I used to recharge this using Dupla Root balls about every 2 years or so, but I neglected this for a while. I've just used some JBL root balls however to help get things moving again.

I don't know how much of this was based on conjecture and opinions, but for me it has always worked well, with healthy plant growth even in both low light no CO2 conditions, and in higher light (about 3.6 watts per gallon) with DIY CO2 and trace dosing (I don't NP dose as as has already been commented upon my tapwater supply is fairly high in these, and also as I have commented before I find I get a lot of nitrogenous nutrients and phosphates from detritus from my animal life and fish food), to the point where I have to prune even my Ammania Senagalensis weekly, my Ludwigia twice weekly and my Bacopa Monnieri every 2 weeks (these been the only stem plants currently in there), all of these pearl nicely, and the ammania and Ludwigia are lovely shades of red and green.

As to Akadama, I'll be seeting up a small (about 5 gallon) planted nano some time around christmas for dwarf shrimp, this would have been great for this but I have the horrible feeling that it would be unsuitable, which is a shame.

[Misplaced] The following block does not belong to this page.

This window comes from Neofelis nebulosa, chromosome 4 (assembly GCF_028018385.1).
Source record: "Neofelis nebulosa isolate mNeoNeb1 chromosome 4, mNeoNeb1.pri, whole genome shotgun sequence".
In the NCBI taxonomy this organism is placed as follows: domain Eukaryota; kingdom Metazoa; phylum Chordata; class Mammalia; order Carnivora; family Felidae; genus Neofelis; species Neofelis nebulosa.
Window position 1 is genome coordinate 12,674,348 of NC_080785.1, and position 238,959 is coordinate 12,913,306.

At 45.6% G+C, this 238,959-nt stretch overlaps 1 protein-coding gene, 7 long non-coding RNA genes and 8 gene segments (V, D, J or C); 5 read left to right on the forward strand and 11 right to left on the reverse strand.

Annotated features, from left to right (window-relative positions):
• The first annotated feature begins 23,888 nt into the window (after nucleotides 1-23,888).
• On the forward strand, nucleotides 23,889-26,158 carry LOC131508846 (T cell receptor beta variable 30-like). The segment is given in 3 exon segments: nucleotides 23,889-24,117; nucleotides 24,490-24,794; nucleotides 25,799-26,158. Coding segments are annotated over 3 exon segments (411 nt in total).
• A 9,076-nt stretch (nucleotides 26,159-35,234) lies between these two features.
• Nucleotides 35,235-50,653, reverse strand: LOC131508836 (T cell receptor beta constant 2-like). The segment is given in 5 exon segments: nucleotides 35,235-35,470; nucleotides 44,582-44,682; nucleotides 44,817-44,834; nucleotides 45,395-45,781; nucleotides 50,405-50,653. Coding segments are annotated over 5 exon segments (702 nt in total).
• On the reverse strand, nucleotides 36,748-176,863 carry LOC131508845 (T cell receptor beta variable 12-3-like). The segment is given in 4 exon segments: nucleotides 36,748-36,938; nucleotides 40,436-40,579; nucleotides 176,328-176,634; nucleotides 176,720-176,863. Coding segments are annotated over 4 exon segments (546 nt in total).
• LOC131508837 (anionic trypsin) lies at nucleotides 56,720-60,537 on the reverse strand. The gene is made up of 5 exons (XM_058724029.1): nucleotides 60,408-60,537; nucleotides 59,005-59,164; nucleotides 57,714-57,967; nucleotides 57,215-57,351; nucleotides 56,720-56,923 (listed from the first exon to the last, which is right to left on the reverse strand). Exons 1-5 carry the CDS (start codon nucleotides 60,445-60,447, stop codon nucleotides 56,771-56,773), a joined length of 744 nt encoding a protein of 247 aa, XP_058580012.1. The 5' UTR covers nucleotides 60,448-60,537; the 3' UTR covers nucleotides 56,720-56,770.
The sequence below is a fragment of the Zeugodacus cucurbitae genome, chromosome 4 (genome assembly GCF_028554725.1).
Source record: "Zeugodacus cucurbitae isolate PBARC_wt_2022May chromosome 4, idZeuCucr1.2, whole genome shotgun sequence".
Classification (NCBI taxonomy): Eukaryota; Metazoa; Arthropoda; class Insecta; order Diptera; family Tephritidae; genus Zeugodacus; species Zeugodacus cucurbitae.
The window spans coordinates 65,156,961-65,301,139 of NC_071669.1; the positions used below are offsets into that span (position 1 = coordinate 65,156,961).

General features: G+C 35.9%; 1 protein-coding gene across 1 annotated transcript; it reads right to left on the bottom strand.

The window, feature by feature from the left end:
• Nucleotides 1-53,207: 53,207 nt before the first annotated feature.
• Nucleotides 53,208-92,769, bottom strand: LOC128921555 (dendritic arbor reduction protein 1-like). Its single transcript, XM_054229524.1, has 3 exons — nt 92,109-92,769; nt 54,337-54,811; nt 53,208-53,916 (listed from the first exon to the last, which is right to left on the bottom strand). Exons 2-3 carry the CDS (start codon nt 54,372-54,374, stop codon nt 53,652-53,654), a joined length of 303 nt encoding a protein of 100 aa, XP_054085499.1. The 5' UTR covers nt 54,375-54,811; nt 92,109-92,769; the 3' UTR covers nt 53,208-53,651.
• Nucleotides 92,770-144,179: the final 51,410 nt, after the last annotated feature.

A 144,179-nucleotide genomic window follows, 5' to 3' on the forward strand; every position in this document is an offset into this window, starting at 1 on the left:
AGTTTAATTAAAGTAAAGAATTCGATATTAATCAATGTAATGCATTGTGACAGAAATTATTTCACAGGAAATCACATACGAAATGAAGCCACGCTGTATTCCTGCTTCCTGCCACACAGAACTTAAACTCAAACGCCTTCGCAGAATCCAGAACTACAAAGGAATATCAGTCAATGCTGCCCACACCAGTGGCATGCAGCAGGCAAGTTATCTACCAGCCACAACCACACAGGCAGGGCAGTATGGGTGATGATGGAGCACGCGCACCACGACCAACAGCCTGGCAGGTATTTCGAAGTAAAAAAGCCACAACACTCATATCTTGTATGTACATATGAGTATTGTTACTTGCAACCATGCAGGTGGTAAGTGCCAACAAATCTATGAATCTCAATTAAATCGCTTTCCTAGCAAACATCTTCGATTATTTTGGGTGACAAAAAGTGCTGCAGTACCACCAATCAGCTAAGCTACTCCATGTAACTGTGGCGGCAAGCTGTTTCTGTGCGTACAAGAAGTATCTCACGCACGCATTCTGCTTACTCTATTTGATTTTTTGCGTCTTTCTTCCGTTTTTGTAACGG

Ade
 

GreenNeedle

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Just researching my options before I redo my tank in a couple of months. I am thinking of replacing the Tropica with Akadama and have a few questions ( I have re-read the whole article but I may have missed the answers I am after.)

I will again be using mulm on the bottom, then ¼inch Leonardite (I bought 2 tubs last time and still have 1), then I want to use the Tropica substitute and finally top it with something like fine river gravel/sand.

I want to try a different cap/barrier from the playsand to get a different more natural and less reflective look.

So the question I want to ask is: Can I use Akadama as my Tropica Substitute and add my fish (I only have 1 tank) or does it have an ammonia spike? With the Tropica it went in and the fish followed several hours later. No huge water changes after either, just the normal weekly 20% change with no casualties.